Natives of the inhospitable southwestern United States and northern Mexico, the Apache were nomadic people who built their society on a balance of commerce and raids. Thanks in part to their nomadic lifestyle and harsh homeland, the Apache were considered among the most formidable mounted warriors of the southwest. The name Apache itself came from a Zuni native word meaning "enemy."
The Spanish were the first to encounter the Apache when Francisco de Coronado, the Spanish conquistador who combed the American Southwest in the 16th century, met and traded with them. Relations between the Apache and the colonists remained relatively benign until the 19th century, when Mexico declared its independence from Spain. In the 1830s, seeking to gain control of the Southwest, the Mexican government began offering a reward for the scalps of the Apache.
The violence that followed led many Apache, normally a series of independent tribes, to unite under the leadership of Mangas Coloradas. Coloradas' war against the Mexicans would continue for almost a decade before the United States, declaring war in 1846, defeated Mexico and laid claim to their territories. Coloradas agreed to sign a treaty with the Americans in return for self-sovereignty, but it did not last. The discovery of a wealth of minerals in Apache territory brought white settlers flocking to their lands. Seeing them as trespassers, the Apache led raids against the American settlers. In response, the US military sent forth troops to make war on the Apache. The ensuing conflict, which became known as the Apache Wars, continued for roughly ten years.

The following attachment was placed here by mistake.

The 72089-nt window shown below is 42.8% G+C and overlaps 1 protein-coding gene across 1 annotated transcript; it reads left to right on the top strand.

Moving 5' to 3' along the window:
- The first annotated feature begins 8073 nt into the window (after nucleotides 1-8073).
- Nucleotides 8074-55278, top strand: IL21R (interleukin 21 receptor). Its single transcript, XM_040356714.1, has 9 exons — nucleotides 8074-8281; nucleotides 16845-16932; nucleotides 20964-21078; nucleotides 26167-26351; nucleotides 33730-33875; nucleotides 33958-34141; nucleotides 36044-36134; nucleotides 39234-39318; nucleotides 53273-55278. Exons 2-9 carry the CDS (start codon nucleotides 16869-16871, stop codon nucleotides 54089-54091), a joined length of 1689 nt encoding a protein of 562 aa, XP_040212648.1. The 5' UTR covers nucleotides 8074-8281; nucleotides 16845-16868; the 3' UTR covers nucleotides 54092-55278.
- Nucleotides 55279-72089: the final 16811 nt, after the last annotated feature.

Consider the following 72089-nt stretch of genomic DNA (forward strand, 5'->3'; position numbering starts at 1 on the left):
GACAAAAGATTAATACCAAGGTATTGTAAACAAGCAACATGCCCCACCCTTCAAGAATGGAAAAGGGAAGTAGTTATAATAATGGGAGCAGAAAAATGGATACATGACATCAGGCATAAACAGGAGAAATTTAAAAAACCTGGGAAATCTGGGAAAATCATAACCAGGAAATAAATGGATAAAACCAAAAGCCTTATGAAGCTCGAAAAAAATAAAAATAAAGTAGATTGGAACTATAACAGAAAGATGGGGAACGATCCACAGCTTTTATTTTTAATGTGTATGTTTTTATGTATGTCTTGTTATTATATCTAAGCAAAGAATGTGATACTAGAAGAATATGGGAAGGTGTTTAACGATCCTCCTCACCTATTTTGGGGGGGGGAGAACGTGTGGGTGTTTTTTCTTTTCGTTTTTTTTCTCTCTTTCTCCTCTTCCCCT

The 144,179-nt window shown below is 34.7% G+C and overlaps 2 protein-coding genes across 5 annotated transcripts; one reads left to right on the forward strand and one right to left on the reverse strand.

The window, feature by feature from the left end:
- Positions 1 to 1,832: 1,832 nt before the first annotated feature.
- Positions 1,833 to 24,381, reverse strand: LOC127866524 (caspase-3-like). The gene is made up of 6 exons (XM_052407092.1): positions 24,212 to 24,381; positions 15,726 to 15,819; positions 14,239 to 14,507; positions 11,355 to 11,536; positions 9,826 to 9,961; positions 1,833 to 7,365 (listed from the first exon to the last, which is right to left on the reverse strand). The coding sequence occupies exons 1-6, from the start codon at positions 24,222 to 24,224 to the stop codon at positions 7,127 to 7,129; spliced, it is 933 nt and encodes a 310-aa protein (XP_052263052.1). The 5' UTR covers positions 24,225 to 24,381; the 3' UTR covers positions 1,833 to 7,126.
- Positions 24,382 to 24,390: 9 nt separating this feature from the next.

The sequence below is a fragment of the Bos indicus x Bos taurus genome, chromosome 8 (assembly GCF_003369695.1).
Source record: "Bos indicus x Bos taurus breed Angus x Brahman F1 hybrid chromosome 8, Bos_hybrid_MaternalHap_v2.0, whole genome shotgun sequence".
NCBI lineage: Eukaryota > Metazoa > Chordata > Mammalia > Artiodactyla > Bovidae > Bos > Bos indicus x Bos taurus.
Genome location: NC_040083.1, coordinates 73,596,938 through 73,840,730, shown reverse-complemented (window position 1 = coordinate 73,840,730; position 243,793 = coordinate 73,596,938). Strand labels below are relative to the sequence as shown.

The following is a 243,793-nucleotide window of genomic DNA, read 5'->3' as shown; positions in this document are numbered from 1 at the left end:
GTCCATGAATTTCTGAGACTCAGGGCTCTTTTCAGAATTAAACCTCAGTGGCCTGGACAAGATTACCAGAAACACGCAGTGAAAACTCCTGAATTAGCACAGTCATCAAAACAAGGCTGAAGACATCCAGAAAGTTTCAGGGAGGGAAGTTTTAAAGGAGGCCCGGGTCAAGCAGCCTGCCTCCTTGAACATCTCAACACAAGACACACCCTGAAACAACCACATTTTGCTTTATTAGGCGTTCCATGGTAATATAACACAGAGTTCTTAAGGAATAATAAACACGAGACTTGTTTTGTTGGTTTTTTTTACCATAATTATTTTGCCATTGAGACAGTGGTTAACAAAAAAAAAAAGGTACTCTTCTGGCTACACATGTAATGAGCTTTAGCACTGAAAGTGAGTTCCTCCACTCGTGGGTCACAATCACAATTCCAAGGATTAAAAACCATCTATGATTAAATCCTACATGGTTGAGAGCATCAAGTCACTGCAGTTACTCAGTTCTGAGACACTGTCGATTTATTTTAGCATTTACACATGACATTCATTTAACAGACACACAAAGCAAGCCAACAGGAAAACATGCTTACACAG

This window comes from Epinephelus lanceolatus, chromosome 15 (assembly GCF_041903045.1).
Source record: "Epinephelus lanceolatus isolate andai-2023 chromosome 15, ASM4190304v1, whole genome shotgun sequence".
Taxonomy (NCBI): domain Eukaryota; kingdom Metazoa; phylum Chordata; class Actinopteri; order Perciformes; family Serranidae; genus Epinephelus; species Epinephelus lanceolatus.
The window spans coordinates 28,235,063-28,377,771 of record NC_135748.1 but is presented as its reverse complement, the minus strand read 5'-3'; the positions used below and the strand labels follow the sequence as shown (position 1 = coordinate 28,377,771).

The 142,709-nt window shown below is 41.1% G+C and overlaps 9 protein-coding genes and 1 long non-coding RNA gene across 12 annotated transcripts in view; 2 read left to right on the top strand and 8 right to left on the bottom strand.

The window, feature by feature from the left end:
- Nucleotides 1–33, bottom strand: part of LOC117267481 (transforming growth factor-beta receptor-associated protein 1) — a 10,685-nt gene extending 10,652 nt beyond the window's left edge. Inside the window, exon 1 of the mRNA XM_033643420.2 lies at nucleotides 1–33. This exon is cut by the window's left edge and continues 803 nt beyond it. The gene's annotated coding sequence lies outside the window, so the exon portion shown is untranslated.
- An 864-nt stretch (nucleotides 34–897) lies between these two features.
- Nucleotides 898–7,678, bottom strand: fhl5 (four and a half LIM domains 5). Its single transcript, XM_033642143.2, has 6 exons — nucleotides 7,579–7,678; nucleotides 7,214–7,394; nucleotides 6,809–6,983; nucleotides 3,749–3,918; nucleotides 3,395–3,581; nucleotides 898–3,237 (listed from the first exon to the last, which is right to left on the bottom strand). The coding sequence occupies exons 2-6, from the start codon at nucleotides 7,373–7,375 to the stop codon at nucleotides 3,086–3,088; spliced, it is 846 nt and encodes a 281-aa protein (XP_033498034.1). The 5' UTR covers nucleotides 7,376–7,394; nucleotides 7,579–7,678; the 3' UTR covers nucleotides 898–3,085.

During this time, Mangas Coloradas, as well as the Apache leader Cochise and the medicine man Geronimo, led guerilla forces against the Americans. The decade of war took its toll on the Apache - Coloradas was captured and executed during a treaty negotiation in 1863 and Cochise too was captured. To help stem the tide of violence, the American government authorized the creation of a reservation in San Carlos, Arizona, where the Apache could live separated from the white settlers. At first the Apache agreed to live on the territory, but found the restricting life on the reservation little to their liking. Geronimo along with numerous others escaped from the reservation on multiple occasions to wreak havoc on American encampments. During his final escape in 1886, nearly 6000 soldiers and volunteers were mobilized to try and recapture the Apache leader.
After the surrender of Geronimo later that year, there was a great demand among the white settlers that the Apache be relocated, as it was clear the reservation could not hold them. Bowing to their constituents' demands, the American government scattered the Apache to the four winds. Some were moved east to Oklahoma. Geromino and his followers were imprisoned in Florida and not allowed to return to their home territory until 1914. Today, most modern Apache still live in the same region as their ancestors - Arizona and New Mexico, with many still living on their original reservation at San Carlos.